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Turbocharging The Net


News: Analysis & Commentary: THE INTERNET

TURBOCHARGING THE NET

Three giants are teaming up on a standard to speed access

There's a secret fear stalking the halls of computer makers and other high-tech companies: Unless something happens to drastically speed up low-cost access to the Internet, millions of users who are tired of waiting for a new page to make its way across the World Wide Web will yawn, shut down their PCs, and take up a new pastime.

That thought is scary enough to persuade Intel, Microsoft, and Compaq Computer to back a massive move beyond the 56 kilobit-a-second speed limit of today's modems. The group is now negotiating with switchmakers Northern Telecom Ltd. and Lucent Technologies Inc. to gain support for a new approach to high-speed Internet access.

Key to the deliberations are two high-speed technologies developed by Northern Telecom and Rockwell International Corp. They eliminate the current need for special gear to split computer data from telephone calls using the same wire. While the group hopes for a mid-December deal, there has been no agreement on how to modify the big central office switches, according to people familiar with the talks. Northern and Lucent spokesmen declined comment.

There are powerful incentives for an agreement. Rockwell has new chips that let existing phone lines download Internet traffic at up to 1 megabit a second while sending at 256 kilobits a second. The company's chip customers could sell up to 500,000 of the new digital modems within 18 months and "several million beyond that," says Raouf Halim, vice-president at Rockwell Semiconductor Systems. The product would sell for around $200, perhaps halting advances into Net service by cable-TV companies, whose setups usually require a telephone modem, says Daniel Briere, president of consultants TeleChoice Inc.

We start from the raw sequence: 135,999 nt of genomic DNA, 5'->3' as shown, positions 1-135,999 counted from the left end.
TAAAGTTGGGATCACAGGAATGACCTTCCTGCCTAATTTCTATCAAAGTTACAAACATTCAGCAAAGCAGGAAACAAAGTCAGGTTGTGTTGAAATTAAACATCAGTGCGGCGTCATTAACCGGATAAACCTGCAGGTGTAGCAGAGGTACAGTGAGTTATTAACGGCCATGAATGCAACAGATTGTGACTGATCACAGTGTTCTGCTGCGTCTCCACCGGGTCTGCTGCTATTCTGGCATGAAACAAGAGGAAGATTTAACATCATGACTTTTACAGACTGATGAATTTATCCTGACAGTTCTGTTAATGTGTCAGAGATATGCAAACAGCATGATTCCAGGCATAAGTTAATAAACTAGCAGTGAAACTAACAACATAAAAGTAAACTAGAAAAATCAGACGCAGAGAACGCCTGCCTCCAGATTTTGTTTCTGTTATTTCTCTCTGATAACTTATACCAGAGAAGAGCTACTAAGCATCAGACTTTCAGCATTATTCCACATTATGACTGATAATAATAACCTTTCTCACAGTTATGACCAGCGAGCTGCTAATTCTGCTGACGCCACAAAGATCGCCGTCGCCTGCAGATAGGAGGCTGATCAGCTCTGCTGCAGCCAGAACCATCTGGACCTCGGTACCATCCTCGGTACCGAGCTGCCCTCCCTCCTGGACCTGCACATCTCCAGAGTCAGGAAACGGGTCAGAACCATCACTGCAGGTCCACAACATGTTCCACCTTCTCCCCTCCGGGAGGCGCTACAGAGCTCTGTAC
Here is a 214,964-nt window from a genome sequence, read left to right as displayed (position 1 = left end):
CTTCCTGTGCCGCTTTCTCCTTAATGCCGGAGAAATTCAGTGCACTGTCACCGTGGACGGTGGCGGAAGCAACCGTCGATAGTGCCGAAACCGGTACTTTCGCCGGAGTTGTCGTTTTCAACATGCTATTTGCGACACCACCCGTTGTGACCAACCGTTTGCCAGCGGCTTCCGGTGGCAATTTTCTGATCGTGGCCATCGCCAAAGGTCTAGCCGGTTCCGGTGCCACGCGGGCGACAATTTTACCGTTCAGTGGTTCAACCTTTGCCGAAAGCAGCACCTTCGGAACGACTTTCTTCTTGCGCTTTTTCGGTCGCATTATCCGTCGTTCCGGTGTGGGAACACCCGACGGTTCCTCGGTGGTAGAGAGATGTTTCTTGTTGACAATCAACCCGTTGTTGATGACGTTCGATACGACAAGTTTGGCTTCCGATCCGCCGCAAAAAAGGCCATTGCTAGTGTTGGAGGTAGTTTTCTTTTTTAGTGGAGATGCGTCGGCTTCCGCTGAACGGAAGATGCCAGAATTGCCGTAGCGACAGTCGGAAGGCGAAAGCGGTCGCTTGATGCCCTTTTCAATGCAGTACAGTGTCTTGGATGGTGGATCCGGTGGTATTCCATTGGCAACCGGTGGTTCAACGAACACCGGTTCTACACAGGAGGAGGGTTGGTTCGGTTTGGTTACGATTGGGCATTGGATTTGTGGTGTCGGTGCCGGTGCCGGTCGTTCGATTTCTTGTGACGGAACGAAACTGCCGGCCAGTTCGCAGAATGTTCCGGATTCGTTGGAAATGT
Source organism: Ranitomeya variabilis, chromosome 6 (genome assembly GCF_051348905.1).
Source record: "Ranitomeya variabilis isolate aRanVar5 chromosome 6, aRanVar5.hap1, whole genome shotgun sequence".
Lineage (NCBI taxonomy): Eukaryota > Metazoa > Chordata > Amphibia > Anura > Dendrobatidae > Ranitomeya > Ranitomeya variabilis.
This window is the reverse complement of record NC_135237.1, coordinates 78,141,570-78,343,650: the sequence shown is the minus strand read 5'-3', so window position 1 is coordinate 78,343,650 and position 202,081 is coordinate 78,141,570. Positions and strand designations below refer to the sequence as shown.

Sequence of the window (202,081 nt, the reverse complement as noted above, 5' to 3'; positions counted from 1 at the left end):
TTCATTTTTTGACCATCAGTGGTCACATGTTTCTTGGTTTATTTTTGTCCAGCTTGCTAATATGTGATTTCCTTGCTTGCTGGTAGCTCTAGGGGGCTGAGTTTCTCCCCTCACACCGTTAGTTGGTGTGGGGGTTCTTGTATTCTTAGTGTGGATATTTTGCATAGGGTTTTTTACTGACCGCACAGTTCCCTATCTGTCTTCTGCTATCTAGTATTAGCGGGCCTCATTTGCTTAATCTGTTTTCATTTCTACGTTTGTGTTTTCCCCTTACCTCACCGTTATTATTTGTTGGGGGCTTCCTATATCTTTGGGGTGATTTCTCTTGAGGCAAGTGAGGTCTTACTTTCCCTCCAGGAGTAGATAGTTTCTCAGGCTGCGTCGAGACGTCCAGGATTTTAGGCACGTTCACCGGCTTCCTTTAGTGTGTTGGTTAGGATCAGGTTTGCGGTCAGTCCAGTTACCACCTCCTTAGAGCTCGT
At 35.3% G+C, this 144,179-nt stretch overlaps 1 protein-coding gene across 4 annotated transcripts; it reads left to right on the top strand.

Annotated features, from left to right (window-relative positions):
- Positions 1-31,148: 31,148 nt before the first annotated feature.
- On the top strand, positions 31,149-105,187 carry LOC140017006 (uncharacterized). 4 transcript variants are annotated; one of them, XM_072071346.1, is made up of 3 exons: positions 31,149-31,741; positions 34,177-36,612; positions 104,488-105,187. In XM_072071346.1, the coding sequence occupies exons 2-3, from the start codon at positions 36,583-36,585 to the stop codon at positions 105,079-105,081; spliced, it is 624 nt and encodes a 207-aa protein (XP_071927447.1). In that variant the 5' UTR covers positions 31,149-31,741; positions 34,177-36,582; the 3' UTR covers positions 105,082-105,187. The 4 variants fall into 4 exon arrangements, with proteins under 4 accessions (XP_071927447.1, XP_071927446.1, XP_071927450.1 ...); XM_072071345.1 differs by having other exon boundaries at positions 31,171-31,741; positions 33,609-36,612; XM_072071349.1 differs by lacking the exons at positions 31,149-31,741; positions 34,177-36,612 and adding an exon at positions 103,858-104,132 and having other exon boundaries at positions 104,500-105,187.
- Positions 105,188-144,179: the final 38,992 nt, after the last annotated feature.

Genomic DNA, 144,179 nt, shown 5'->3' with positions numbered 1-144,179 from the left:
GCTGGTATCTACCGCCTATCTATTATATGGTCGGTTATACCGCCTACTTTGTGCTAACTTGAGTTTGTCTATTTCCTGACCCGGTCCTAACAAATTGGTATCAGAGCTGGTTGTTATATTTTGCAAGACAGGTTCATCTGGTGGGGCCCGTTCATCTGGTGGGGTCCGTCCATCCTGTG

There are reasons to be skeptical that the group can agree on a standard. Modem makers couldn't reach consensus on a single technology for 56-kilobit modems. And faster access will need support from both computer and switch makers. But if the group succeeds, it could cut by a year or more the arrival of simultaneous voice and Internet access over one phone line, say executives familiar with the talks. That's keeping the wires burning--at least among the tech companies.By Gary McWilliams in Houston


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